Some of the criteria for relocation set by local government units in the affected areas, according to Oxfam, exclude people who lived in boarding houses and/or apartments, informal settlers who have been living outside the no-build zone, and those who refuse to take “emergency accommodation assistance.”

The program instead requires beneficiaries to submit proof of at least 10 years of land tenure, which of course informal settlers lack. Morgan argued that this defeats the purpose of providing full and sustainable recovery to victims, and the report notes that move has the “perverse effect of excluding large numbers of people simply because of their insecure tenure status.”

So how can the government and the international development community address this?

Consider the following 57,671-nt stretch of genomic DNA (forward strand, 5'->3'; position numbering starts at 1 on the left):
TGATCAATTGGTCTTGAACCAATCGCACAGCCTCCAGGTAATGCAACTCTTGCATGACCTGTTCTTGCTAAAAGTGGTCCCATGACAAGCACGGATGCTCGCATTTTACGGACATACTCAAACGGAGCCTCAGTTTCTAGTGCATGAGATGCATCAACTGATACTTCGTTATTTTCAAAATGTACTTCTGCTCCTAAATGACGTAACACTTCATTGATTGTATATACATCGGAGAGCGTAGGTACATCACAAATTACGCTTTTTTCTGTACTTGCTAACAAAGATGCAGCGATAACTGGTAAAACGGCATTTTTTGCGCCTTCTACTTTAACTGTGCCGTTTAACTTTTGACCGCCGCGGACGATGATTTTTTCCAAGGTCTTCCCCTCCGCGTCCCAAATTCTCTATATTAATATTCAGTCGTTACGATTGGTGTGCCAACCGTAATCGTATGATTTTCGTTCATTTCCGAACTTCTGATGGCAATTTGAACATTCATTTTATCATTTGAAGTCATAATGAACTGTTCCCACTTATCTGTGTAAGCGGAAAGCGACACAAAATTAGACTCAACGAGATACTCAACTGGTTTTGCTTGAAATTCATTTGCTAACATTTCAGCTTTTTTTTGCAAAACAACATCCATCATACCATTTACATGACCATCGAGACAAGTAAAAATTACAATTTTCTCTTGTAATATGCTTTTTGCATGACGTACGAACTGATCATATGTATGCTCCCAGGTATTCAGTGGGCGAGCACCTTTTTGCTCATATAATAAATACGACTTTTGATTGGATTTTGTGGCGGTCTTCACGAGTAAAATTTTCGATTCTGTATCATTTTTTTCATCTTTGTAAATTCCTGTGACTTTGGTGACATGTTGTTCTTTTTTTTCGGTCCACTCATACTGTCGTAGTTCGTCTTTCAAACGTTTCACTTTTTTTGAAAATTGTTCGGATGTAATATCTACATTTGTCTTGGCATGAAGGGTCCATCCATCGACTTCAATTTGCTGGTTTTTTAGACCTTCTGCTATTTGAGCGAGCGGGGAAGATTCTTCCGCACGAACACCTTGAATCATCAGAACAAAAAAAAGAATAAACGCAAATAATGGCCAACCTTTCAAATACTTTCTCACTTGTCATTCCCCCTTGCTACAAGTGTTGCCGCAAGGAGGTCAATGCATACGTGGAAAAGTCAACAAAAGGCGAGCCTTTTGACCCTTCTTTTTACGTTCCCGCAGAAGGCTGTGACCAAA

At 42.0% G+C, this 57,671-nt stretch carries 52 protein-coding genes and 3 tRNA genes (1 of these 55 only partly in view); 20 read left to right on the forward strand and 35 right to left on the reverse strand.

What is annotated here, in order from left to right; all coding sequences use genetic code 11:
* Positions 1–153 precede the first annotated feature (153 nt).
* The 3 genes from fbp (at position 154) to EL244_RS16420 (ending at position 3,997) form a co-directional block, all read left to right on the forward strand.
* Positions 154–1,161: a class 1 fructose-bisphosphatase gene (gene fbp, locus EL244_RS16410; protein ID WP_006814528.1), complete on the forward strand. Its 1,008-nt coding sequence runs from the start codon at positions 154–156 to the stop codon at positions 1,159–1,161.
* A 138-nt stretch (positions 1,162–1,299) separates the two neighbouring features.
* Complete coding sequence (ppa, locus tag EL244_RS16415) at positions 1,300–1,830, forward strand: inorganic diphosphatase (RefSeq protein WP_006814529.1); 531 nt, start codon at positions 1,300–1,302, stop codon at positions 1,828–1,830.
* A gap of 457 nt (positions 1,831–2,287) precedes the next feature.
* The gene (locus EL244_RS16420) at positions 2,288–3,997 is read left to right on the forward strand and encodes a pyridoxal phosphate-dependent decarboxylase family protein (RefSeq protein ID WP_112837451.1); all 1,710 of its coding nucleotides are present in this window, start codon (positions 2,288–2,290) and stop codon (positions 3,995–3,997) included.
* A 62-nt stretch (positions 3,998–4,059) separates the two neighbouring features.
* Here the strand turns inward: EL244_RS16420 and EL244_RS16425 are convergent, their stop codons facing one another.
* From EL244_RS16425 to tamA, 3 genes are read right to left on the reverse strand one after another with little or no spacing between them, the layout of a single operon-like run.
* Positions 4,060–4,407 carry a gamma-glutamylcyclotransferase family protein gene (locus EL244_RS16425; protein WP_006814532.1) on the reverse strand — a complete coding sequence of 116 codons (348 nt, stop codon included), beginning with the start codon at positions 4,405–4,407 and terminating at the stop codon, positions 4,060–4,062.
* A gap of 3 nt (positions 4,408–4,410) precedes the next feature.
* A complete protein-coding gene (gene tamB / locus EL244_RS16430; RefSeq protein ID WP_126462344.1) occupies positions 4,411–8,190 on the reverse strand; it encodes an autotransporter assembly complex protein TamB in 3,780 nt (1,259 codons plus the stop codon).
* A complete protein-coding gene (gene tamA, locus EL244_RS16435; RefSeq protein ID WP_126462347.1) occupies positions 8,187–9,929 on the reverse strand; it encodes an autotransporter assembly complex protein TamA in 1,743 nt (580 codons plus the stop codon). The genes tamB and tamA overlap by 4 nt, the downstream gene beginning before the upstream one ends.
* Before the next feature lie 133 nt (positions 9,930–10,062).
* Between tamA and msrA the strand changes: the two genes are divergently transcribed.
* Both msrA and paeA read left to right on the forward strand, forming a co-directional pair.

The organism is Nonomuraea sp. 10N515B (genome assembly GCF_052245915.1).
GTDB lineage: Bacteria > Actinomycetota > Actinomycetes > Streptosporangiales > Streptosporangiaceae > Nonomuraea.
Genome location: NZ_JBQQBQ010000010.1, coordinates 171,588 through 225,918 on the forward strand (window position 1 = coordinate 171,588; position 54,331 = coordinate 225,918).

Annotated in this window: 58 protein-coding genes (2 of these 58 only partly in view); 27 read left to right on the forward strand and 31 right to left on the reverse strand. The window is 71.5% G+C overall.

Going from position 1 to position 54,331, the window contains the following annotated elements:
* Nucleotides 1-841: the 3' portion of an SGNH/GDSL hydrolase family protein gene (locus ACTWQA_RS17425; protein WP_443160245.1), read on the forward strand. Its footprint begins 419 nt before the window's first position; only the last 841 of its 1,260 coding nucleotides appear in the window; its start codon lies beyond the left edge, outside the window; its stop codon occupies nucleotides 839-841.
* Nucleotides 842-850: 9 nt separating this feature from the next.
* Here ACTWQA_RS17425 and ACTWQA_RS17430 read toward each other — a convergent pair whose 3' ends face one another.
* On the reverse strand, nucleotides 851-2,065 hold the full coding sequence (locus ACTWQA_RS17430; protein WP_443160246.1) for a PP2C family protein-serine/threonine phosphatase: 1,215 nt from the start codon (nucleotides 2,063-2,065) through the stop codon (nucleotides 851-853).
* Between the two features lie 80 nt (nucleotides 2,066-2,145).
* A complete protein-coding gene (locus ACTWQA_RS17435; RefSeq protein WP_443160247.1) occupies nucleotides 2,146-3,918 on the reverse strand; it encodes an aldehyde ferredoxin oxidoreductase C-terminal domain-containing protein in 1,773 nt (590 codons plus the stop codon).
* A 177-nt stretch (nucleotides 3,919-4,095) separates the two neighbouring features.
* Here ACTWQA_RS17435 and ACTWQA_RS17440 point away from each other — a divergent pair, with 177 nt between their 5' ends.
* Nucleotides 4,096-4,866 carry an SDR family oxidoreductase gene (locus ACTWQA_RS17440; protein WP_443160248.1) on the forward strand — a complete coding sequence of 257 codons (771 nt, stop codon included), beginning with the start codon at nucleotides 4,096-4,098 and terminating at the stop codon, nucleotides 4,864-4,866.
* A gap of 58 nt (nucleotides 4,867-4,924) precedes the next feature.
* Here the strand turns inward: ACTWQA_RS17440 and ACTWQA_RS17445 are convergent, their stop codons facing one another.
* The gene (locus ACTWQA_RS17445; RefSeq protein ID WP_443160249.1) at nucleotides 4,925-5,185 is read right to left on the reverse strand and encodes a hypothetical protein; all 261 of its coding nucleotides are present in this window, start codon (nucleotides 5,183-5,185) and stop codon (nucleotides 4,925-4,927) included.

Oxfam suggests that concerned departments and agencies streamline, update and implement relevant policies as well as put point people to focus on the issue itself to speed up the process, avoid inefficiency and inconsistency and ensure that affected people are cared for and secure. For the latter, Morgan said the best way is to seek a deeper collaboration with the government and LGUs.

“We should first and foremost recognize the leadership of the government and the way they are engaging the groups. As a humanitarian organization, we need to continue supporting working groups. We need to make sure that we are integrating our efforts and we are looking at the shelter need as well as the livelihood needs,” he concluded.

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About the author

  • Lean Alfred Santos

    Lean Alfred Santos is a former Devex development reporter focusing on the development community in Asia-Pacific, including major players such as the Asian Development Bank and the Asian Infrastructure Investment Bank. He previously covered Philippine and international business and economic news, sports and politics.